Before agreeing to serve as an expert witness, ask yourself if you consider yourself well versed or an expert in the area in question. Do you know the defendant and, if so, under what circumstances? Do you feel you can contribute objectively and positively to the case? Remember, you must be objective. If you have personal ties to either the defendant or the plaintiff, it would be in your best interest to recuse yourself.

    Next, ask the person who is prepared to retain you about the general issues of the case. Do you feel you can offer an opinion on the area(s) being investigated?

    If you feel you are prepared to take on this task, you will need to outline your fees on an hourly and daily basis, including travel, if required, and associated costs. I can assure you that preparing yourself, drafting an opinion, and perhaps appearing in court are time consuming and expensive. Do not sell yourself short! Get an agreement signed.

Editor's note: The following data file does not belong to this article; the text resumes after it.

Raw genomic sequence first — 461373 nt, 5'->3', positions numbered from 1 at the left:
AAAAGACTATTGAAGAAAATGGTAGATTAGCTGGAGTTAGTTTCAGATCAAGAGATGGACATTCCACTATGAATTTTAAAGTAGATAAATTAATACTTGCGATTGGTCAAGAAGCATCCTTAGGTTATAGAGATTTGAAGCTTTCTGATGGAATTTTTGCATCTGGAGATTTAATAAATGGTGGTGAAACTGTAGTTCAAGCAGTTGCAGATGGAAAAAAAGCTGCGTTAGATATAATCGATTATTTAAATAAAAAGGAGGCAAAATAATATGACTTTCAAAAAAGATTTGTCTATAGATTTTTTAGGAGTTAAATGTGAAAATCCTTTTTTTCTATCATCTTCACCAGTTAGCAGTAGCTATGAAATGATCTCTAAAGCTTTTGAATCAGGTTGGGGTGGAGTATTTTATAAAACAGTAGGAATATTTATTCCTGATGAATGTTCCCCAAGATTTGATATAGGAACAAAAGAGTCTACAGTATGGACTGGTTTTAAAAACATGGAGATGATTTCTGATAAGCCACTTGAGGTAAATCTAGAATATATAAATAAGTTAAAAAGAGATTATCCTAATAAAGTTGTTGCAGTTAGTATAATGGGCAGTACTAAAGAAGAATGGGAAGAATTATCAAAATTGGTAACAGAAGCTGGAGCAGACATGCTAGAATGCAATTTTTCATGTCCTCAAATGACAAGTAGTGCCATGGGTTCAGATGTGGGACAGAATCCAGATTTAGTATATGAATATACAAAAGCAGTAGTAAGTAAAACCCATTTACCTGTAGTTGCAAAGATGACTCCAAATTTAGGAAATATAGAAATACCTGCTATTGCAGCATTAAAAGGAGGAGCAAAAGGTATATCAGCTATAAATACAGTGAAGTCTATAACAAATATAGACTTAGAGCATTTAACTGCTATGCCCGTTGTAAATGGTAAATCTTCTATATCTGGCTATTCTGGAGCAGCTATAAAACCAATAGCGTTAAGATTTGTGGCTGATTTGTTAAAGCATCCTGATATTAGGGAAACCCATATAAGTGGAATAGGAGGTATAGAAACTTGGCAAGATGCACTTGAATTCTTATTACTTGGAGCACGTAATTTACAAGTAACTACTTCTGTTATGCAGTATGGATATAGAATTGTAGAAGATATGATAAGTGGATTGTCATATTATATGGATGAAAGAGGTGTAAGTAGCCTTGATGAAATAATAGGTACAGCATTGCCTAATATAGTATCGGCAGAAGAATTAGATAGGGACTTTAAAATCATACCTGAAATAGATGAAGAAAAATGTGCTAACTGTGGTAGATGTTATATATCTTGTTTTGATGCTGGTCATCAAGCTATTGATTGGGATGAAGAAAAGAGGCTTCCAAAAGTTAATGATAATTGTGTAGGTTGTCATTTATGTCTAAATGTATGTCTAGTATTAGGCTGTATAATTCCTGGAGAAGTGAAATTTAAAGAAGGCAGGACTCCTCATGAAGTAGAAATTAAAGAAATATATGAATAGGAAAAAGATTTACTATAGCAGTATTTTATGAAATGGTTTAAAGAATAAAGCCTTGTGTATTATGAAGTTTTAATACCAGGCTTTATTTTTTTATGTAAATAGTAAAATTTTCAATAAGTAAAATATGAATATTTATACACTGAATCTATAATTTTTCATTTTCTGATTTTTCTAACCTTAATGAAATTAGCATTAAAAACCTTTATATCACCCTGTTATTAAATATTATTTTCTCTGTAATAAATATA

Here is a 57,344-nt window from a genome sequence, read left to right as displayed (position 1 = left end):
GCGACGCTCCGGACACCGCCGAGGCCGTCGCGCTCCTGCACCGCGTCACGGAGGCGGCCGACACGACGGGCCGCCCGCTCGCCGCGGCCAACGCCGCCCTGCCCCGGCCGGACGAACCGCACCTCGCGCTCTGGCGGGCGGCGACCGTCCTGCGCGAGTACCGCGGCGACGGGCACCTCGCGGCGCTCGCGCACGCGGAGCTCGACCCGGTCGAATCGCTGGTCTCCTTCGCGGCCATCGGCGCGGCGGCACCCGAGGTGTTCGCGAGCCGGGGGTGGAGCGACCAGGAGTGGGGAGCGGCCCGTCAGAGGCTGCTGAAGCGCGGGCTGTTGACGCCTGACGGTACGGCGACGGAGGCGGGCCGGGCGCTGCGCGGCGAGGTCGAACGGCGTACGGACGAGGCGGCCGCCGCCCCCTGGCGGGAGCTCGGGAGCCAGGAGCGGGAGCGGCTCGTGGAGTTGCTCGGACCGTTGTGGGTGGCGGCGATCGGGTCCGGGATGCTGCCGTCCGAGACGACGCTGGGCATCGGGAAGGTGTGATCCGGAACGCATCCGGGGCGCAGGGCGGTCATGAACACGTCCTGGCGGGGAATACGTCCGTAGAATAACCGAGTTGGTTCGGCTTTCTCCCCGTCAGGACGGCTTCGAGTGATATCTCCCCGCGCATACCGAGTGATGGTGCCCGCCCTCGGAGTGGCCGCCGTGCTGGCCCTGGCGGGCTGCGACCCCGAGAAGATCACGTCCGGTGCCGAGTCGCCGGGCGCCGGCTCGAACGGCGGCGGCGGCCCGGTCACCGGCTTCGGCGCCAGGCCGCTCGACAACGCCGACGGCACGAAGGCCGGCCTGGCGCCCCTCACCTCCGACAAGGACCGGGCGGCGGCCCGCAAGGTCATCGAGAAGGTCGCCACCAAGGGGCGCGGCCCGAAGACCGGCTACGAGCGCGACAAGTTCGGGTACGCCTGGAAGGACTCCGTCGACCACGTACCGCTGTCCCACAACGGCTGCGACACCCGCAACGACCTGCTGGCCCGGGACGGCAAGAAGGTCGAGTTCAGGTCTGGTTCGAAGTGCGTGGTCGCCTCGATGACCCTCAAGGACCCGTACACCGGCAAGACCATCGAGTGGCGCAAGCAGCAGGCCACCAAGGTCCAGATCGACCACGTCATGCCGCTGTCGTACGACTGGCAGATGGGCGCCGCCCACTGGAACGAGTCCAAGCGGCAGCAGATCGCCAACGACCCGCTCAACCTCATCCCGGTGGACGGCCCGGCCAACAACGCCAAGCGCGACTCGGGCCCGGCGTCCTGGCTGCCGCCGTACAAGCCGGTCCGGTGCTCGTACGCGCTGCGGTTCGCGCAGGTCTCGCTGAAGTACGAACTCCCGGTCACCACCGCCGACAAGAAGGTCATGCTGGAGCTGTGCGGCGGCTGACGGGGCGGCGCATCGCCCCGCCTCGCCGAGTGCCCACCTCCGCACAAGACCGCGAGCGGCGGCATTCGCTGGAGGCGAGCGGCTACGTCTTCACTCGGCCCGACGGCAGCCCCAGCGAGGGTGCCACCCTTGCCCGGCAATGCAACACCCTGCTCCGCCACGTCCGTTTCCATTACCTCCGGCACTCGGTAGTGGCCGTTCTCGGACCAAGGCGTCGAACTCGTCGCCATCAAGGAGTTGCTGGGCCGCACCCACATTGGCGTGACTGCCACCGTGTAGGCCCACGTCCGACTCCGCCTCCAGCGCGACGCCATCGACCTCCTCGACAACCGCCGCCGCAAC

The following are the basic steps in preparing a case:

    • You will be asked to establish yourself as an expert witness. Bring your curriculum vitae up-to-date with your education, experience, additional training, certification(s) as appropriate, publications, etc.
    • In your letter of opinion, list the documents (e.g., medical records, radiographs) to which you have been given access. If some of the documents are difficult to interpret, simply say so without being prejudicial. Note—you may not have access to all the material in the case, so it is important to establish exactly what your opinion is based on.